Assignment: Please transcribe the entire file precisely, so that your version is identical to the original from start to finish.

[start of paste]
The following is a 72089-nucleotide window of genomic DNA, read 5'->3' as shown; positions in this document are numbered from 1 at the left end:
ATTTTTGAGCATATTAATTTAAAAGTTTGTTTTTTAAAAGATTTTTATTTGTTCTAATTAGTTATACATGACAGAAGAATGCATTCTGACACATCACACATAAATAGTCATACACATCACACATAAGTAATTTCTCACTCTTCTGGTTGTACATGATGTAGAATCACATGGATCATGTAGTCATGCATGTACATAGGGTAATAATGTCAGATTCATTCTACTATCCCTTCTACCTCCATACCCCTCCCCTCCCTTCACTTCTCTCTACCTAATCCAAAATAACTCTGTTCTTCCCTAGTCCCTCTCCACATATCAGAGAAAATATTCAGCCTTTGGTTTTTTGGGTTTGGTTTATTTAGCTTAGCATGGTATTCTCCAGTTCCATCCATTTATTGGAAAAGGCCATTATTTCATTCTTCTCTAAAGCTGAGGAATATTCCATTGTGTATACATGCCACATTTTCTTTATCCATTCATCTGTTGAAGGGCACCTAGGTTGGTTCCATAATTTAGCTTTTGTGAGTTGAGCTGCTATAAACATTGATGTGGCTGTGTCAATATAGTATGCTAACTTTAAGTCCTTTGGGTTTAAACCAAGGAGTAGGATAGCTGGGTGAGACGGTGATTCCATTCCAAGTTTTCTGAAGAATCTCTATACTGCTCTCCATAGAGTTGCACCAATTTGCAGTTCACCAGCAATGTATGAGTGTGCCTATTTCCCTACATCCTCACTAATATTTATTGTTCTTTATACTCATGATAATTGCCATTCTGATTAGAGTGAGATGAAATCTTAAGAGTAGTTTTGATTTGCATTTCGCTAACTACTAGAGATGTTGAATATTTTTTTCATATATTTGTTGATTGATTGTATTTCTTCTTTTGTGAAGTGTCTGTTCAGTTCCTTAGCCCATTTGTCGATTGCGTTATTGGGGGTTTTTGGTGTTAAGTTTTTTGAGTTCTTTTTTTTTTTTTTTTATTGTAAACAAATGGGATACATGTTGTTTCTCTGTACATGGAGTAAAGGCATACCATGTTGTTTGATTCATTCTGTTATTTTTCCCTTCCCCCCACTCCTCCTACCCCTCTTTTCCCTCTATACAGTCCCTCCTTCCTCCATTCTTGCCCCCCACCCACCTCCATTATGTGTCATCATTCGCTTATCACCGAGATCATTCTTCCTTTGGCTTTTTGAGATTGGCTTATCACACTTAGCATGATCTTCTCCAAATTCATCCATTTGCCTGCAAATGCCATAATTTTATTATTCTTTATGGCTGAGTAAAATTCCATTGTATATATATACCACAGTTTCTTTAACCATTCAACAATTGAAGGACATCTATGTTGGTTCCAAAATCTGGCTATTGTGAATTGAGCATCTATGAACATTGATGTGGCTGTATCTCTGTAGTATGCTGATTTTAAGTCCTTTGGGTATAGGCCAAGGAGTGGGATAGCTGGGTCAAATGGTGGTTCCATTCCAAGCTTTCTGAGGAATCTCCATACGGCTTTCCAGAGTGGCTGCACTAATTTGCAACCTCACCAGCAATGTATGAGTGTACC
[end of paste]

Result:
The following is a 72089-nucleotide window of genomic DNA, read 5'->3' as shown; positions in this document are numbered from 1 at the left end:
ATTTTTGAGCATATTAATTTAAAAGTTTGTTTTTTAAAAGATTTTTATTTGTTCTAATTAGTTATACATGACAGAAGAATGCATTCTGACACATCACACATAAATAGTCATACACATCACACATAAGTAATTTCTCACTCTTCTGGTTGTACATGATGTAGAATCACATGGATCATGTAGTCATGCATGTACATAGGGTAATAATGTCAGATTCATTCTACTATCCCTTCTACCTCCATACCCCTCCCCTCCCTTCACTTCTCTCTACCTAATCCAAAATAACTCTGTTCTTCCCTAGTCCCTCTCCACATATCAGAGAAAATATTCAGCCTTTGGTTTTTTGGGTTTGGTTTATTTAGCTTAGCATGGTATTCTCCAGTTCCATCCATTTATTGGAAAAGGCCATTATTTCATTCTTCTCTAAAGCTGAGGAATATTCCATTGTGTATACATGCCACATTTTCTTTATCCATTCATCTGTTGAAGGGCACCTAGGTTGGTTCCATAATTTAGCTTTTGTGAGTTGAGCTGCTATAAACATTGATGTGGCTGTGTCAATATAGTATGCTAACTTTAAGTCCTTTGGGTTTAAACCAAGGAGTAGGATAGCTGGGTGAGACGGTGATTCCATTCCAAGTTTTCTGAAGAATCTCTATACTGCTCTCCATAGAGTTGCACCAATTTGCAGTTCACCAGCAATGTATGAGTGTGCCTATTTCCCTACATCCTCACTAATATTTATTGTTCTTTATACTCATGATAATTGCCATTCTGATTAGAGTGAGATGAAATCTTAAGAGTAGTTTTGATTTGCATTTCGCTAACTACTAGAGATGTTGAATATTTTTTTCATATATTTGTTGATTGATTGTATTTCTTCTTTTGTGAAGTGTCTGTTCAGTTCCTTAGCCCATTTGTCGATTGCGTTATTGGGGGTTTTTGGTGTTAAGTTTTTTGAGTTCTTTTTTTTTTTTTTTTATTGTAAACAAATGGGATACATGTTGTTTCTCTGTACATGGAGTAAAGGCATACCATGTTGTTTGATTCATTCTGTTATTTTTCCCTTCCCCCCACTCCTCCTACCCCTCTTTTCCCTCTATACAGTCCCTCCTTCCTCCATTCTTGCCCCCCACCCACCTCCATTATGTGTCATCATTCGCTTATCACCGAGATCATTCTTCCTTTGGCTTTTTGAGATTGGCTTATCACACTTAGCATGATCTTCTCCAAATTCATCCATTTGCCTGCAAATGCCATAATTTTATTATTCTTTATGGCTGAGTAAAATTCCATTGTATATATATACCACAGTTTCTTTAACCATTCAACAATTGAAGGACATCTATGTTGGTTCCAAAATCTGGCTATTGTGAATTGAGCATCTATGAACATTGATGTGGCTGTATCTCTGTAGTATGCTGATTTTAAGTCCTTTGGGTATAGGCCAAGGAGTGGGATAGCTGGGTCAAATGGTGGTTCCATTCCAAGCTTTCTGAGGAATCTCCATACGGCTTTCCAGAGTGGCTGCACTAATTTGCAACCTCACCAGCAATGTATGAGTGTACC